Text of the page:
Seneca has written an aphorism which every mother should read when she is tempted to overfeed her child with the idea of encouraging growth : " And for a child's diet, let it be always slender." There is far too much tendency to overfeed children in the early years when the stomach is incapable of holding more than a small amount at one time.
When the child has reached one year, and is beginning his second year, he should be having five meals a day, and these should consist very largely of milk. The great danger when baby leaves off his bottle is that he will not get enough milk, and no other food will compensate for this loss. He should have at least one and a half pints of milk daily all through the second year. It may be a little difficult to follow this advice, because children prefer other food, and get tired of milk, and the weak-willed mother gives way.
The second important point in feeding children at this age is to avoid an excess of starchy food. The poor child who is given milk puddings and bread-and-butter every day of his life for dinner may be fat, and apparently healthy, but he is having too much starch, and flabbiness of tissue will result. Excess of starchy food is the chief cause of rickets in childhood. The aim should be to give a child a mixed diet consisting of milk, bread, farinaceous foods (porridge, barley, etc.), and animal foods (eggs, meat juice, butter).
He will require in addition to this a certain amount of fresh fruit in the form of the juice of orange, lemon, grape, prune, occasional mashed banana and stewed apples. Gradually, as the second year advances, the child should be cut down to four meals a day, and the time of meals must be very carefully regulated.
The following is a very good time-table for baby's second year :
Breakfast, 7.30. - Half a pint of milk, with a little bread-and-butter. After eighteen months some thoroughly cooked porridge (specially prepared) may be given with milk.
Lunch, 10 o'clock - A cup of milk with a biscuit.
Dinner, 1 o'clock - This meal must be varied as much as possible. Half a lightly cooked egg may be mashed up with a little breadcrumbs or potato for one day. Potato, gravy, and cauliflower perhaps on the next day. A cup of chicken broth or beef-tea with stale breadcrumbs could be varied on the fourth day with mashed fish, butter and bread, supplemented by a cupful of milk. A tablespoonful of milk pudding could be given as a second course as baby gets older.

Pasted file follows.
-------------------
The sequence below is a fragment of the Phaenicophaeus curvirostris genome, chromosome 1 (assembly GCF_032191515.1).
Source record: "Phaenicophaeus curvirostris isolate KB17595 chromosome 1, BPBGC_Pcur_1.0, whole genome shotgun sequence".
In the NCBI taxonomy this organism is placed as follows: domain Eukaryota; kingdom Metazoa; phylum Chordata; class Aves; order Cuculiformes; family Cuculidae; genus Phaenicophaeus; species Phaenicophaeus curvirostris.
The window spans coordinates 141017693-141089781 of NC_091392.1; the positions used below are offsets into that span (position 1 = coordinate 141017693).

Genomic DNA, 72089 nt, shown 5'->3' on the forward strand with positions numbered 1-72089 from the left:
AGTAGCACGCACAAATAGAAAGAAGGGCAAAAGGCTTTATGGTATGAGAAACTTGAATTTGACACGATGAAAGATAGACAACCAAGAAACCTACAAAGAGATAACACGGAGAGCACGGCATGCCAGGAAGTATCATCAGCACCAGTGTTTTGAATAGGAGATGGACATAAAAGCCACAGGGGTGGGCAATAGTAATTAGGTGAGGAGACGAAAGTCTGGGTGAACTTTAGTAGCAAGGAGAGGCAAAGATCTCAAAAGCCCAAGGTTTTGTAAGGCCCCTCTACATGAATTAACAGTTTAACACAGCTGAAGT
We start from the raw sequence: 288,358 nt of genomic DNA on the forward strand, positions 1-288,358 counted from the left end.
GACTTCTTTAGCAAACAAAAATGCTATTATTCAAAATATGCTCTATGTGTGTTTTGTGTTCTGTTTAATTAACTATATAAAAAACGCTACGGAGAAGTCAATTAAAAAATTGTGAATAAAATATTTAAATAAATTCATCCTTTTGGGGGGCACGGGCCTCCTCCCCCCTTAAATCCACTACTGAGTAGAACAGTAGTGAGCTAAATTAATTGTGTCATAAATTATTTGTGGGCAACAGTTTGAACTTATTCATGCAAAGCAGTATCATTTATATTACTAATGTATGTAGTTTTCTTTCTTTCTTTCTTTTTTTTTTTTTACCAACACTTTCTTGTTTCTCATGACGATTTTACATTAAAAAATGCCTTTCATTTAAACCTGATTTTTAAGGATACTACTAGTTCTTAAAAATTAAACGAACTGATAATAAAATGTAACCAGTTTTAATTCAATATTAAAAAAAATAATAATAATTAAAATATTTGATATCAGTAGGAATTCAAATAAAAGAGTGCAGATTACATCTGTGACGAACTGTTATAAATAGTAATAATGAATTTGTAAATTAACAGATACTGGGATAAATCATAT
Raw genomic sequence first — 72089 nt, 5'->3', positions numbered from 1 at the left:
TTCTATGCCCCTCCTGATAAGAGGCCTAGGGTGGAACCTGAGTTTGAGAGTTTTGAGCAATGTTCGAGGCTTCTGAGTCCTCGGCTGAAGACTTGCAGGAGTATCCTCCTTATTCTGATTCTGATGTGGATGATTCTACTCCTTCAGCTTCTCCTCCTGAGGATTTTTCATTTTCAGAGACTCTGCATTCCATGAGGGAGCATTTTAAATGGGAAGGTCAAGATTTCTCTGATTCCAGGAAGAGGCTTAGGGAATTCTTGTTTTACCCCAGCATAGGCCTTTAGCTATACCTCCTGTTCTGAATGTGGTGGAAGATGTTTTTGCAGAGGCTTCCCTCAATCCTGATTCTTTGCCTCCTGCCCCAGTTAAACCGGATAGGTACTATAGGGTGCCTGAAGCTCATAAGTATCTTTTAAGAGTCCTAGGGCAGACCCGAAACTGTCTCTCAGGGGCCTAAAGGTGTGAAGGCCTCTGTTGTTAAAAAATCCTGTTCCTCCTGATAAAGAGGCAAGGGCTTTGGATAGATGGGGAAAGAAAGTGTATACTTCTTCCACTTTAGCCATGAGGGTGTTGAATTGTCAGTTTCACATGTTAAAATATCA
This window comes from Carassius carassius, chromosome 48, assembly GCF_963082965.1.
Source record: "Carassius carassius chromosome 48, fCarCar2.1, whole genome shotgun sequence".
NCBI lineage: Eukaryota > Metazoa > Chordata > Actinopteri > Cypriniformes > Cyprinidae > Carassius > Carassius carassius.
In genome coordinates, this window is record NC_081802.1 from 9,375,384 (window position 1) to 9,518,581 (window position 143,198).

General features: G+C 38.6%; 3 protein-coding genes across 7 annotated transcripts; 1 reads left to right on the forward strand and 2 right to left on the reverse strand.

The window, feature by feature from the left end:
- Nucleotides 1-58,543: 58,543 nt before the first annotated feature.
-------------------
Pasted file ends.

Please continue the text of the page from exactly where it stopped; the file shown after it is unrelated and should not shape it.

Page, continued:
Stewed fruit may be given with milk, as, for instance, good prune shape, or a little mashed cooked apples with milk pudding. Another plan is to give a tablespoonful of orange, lemon or grape juice an hour before or an hour after dinner.
If baby does not thrive, he requires not a more complex diet, as many mothers imagine, but a more simple one. When the child's digestion is feeble, he may not be able to take even this amount of starchy food, and will have to be put largely upon milk, supplemented by a little meat juice and fruit juice. In such cases, baby should be fed every three hours, and the dinner meal should consist of yolk of egg or beef juice rather than potatoes and starchy puddings. There are various malted foods which can be used for children whose digestions are delicate, but these should be advised by the doctor.
Mothers are occasionally afraid of giving young children fruit, but if the right type of fruit is chosen, and it is neither under-ripe nor over-ripe, it will exert a laxative action which is very advisable when the child is having a great deal of milk. Stewed pear and apple are more suitable than stone fruits, such as damsons or plums. Rhubarb is rather too acid unless it is given in a very small amount mixed with a little custard or cornflour.
Tea and coffee are entirely unsuitable for young children, and water is the only " drink " permissible for babies. Children, especially in hot weather, require a certain amount of water, as milk is a food, and rather aggravates thirst.
Baby should on no account have food during the night. After he has gone to bed, he should be expected to sleep for twelve hours without wakening. This is very much a matter of habit, and it is for the mother to establish good habits of rest and sleep in the evening. The baby who is allowed to sit up until nearly 10 p.m., and to receive visitors after having gone to bed, gets over-excited mentally and nervously. If good habits are established from the beginning, peace will reign in the nursery, and baby will drop off to sleep as a matter of routine.
No food or sweets should be allowed between meals. An occasional biscuit is a meal. A piece of chocolate is a meal, and should be given at the proper meal-times. When this rule is not followed, baby is getting six or seven meals a day, and his digestion is overtaxed. The specified hours must be faithfully adhered to, and baby will very soon understand that demands for food at improper hours are not encouraged. When a child is being properly fed, he will cut his double back teeth without pain and fever. When this is done, the mother need have no fear as to baby's growth and development.